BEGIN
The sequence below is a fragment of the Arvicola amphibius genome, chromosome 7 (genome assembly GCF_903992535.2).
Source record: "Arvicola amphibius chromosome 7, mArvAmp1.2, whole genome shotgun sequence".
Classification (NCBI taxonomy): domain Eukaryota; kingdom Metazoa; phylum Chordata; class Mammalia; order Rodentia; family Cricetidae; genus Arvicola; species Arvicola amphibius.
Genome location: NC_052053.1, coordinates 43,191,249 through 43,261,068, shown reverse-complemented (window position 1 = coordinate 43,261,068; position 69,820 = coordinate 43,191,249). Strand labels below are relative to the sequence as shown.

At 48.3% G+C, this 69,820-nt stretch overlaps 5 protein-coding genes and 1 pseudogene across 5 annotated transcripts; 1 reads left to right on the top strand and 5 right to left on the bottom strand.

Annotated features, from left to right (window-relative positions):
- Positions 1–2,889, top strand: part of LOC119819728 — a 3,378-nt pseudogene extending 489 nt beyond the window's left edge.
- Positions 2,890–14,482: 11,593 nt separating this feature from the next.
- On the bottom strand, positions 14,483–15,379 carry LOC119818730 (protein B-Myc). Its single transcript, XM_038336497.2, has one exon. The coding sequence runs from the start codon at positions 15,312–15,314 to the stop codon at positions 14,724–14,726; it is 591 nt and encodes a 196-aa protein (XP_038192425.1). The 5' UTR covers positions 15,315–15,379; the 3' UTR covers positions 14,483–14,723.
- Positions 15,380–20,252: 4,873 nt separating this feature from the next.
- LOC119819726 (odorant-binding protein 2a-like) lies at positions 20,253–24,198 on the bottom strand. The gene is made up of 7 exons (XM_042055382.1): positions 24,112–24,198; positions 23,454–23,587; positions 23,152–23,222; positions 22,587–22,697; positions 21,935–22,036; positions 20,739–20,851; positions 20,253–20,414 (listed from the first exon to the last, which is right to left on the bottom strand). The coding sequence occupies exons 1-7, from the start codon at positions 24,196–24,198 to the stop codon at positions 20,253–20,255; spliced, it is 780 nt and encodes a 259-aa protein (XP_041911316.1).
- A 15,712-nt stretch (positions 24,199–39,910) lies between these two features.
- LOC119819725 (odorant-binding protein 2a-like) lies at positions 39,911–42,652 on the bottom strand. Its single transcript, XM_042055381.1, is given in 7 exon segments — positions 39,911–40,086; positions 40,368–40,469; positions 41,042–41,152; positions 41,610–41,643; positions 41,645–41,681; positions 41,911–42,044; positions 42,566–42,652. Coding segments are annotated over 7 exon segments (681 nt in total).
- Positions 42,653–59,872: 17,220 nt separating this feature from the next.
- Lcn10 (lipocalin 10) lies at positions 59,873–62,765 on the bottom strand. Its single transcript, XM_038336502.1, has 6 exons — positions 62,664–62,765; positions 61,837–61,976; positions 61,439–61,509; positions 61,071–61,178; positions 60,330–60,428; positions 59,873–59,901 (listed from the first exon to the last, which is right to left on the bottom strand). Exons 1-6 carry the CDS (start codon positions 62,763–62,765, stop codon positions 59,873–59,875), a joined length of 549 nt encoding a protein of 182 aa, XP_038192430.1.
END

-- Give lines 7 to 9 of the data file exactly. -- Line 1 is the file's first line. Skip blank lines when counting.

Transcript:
- Positions 1–2,889, top strand: part of LOC119819728 — a 3,378-nt pseudogene extending 489 nt beyond the window's left edge.
- Positions 2,890–14,482: 11,593 nt separating this feature from the next.
- On the bottom strand, positions 14,483–15,379 carry LOC119818730 (protein B-Myc). Its single transcript, XM_038336497.2, has one exon. The coding sequence runs from the start codon at positions 15,312–15,314 to the stop codon at positions 14,724–14,726; it is 591 nt and encodes a 196-aa protein (XP_038192425.1). The 5' UTR covers positions 15,315–15,379; the 3' UTR covers positions 14,483–14,723.